The parents of a 5-year-old Minnesota boy who was thrown from a third-floor balcony at the Mall of America say their son remains in intensive care due to severe complications from the April attack.
In an update on their GoFundMe page on June 25, the parents of the victim, identified only as Landen, say he has had more than 15 medical procedures, including surgeries for two broken arms and a broken leg, facial and skull fractures and removal of his spleen. The parents say it has been a challenging road to recovery and they are not sure when Landen will be able to come home.
PRAYERS FOR LANDEN: The parents of a 5-year-old Landen Hoffman, who was thrown from a third-floor balcony at the Mall of America in April, said Tuesday that their son remains in intensive care due to severe complications from the attack. https://t.co/zcdJgILOxW
— Eyewitness News WTVO/WQRF (@MyStateline) June 26, 2019
He was thrown by Emmanuel Aranda, who was sentenced to 19 years in prison earlier this month for attempted first-degree murder.
Landen’s mother told officers that Aranda approached her, her friend, her friend’s child, and Landen, and she asked if they were in his way. Without uttering a word, he picked up the boy and dropped him over the edge.
Officers estimated that the boy fell approximately 39 feet before smashing onto the floor. He suffered multiple fractured bones in his arms and legs in addition to massive head trauma.
Aranda was arrested at a nearby light rail train station. He told police officers that he’d gone to the mall, the largest in America, looking for someone to kill. He planned to kill an adult but ended up choosing the boy instead. He didn’t explain why he changed his mind.
According to Aranda’s uncle, the suspect has a long history of mental problems.
Aranda’s criminal record includes two convictions in 2015 for obstruction of the legal process/interfering with a peace officer, as well as convictions for fifth-degree assault, trespassing, and damage to property.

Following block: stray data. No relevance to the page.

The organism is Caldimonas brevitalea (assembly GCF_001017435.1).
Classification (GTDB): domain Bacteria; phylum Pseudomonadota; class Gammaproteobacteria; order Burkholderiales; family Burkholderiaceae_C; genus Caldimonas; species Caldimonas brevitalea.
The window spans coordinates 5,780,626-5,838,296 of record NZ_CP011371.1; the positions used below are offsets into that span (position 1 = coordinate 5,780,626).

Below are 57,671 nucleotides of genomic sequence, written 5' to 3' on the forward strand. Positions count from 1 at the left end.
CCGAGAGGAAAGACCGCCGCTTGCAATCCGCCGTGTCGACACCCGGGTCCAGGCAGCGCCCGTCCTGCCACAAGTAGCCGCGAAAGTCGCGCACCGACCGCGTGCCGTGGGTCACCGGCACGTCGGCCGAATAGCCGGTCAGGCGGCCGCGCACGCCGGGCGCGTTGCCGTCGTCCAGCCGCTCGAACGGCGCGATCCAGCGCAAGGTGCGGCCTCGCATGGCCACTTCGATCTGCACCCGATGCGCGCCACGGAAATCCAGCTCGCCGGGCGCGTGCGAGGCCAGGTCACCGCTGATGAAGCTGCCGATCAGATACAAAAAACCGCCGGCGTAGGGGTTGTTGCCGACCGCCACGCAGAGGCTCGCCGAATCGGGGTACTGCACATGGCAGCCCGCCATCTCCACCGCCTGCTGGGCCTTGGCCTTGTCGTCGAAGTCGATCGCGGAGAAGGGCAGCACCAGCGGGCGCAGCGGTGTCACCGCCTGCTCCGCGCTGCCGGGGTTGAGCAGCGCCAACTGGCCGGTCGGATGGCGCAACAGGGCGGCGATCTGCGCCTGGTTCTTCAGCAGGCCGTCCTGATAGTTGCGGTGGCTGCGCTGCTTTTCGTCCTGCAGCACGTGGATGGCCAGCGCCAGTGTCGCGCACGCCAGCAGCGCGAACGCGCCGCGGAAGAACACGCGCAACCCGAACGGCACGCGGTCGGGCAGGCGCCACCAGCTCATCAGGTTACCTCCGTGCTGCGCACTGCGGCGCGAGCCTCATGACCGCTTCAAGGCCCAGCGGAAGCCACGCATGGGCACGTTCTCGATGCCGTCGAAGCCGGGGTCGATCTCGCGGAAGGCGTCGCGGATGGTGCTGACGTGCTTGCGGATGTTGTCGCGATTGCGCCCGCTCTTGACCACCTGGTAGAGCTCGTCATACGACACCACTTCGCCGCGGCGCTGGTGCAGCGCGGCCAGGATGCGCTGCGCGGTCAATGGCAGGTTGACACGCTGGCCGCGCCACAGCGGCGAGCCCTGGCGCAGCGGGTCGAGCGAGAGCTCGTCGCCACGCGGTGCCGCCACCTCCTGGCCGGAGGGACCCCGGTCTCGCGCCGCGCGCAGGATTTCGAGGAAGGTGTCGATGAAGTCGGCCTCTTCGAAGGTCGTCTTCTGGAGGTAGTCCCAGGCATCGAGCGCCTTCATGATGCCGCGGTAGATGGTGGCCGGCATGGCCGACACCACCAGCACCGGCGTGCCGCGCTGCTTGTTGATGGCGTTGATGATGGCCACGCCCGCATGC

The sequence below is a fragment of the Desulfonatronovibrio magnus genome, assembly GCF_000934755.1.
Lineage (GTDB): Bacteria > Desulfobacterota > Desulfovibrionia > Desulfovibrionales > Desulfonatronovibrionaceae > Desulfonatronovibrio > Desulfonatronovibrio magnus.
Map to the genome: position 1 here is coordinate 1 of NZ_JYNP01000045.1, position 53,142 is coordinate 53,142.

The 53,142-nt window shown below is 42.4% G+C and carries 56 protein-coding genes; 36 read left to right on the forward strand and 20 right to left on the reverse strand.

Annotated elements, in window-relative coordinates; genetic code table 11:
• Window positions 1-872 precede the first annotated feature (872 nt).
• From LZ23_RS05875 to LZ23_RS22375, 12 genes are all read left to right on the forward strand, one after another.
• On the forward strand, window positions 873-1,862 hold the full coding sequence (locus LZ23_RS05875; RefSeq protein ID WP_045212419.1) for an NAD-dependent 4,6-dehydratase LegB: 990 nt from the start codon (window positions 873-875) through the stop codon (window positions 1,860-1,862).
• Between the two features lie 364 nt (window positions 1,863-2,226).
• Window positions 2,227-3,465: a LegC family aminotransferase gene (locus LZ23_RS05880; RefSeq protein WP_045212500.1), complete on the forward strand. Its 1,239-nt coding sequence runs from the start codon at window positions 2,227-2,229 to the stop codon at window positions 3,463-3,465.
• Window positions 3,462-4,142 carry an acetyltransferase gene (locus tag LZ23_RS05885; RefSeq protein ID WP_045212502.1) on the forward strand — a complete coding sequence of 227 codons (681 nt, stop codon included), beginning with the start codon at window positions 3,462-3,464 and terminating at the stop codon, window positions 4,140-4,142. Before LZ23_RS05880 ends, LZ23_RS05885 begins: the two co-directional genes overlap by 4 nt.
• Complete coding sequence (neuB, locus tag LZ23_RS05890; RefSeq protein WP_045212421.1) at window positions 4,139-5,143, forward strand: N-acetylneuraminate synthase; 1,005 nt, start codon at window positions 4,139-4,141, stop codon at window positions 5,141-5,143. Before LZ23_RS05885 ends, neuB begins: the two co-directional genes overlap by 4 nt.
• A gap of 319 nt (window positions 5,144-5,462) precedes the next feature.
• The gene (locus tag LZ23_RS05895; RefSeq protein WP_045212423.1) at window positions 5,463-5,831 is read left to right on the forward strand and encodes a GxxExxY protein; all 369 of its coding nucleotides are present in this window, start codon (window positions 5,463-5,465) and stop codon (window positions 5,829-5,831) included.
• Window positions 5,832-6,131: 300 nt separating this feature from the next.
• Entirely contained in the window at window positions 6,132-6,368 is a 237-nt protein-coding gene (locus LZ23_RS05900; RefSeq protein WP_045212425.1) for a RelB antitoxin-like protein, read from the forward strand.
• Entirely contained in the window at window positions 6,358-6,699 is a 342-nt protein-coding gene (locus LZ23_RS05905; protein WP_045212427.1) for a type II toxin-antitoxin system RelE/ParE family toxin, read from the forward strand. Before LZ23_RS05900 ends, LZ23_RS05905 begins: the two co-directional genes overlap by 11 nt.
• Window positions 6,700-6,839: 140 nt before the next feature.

Court records show Aranda was arrested on July 4, 2015, after police said he matched the description of a man throwing things off the upper level of the Mall of America to the lower level.
Police say Aranda refused to give his name and resisted arrest. Aranda also was accused of walking into a mall store and sweeping his hand across a display table, breaking glasses.
In October 2015, Aranda was accused of throwing glasses in Twin Cities Grill in the mall. The complaint says Aranda approached a woman who was waiting for the restaurant to open and asked her to buy him something.
The woman refused, and Aranda allegedly threw a glass of water in her face and a glass of tea that struck her leg. Aranda was under a trespass notice at the time banning him from the mall until July 4, 2016.
Mall of America
The 4.2-million-square-foot Mall of America is in Bloomington, about 10 miles south of Minneapolis. The mall, which opened in 1992, has more than 520 stores and is visited by 40 million visitors annually, according to its website.
Attractions include Nickelodeon Universe indoor amusement park and Sea Life Minnesota Aquarium.
It has occasionally been the scene of crimes or disruptive protests, and the mall’s website touts extensive security training for its officers.
In 2015, the al-Shabab extremist group called for an attack on the Mall of America and other shopping centers in a video. Al-Shabab fighters attacked an upscale Kenyan mall in 2013 in a siege that left 67 people dead. In response, the Mall of America said it was tightening security, and that some of the extra precautions would be noticeable to guests and others would not be.
A Minneapolis man was sentenced to 15 years in prison last year for attacking two brothers at the Macy’s department store at the mall. The man said he was inspired by the ISIS terrorist group when he stabbed the brothers in a dressing room area in November 2017.
A teenage brawl erupted at the mall the day after Christmas in 2011. The melee was caught on YouTube, but police concluded the brawl—the worst case of violence at the mall in more than 15 years—was not organized through social media as initially feared. Ten people were arrested for disorderly conduct, including four juveniles.
NTD staff contributed to this report.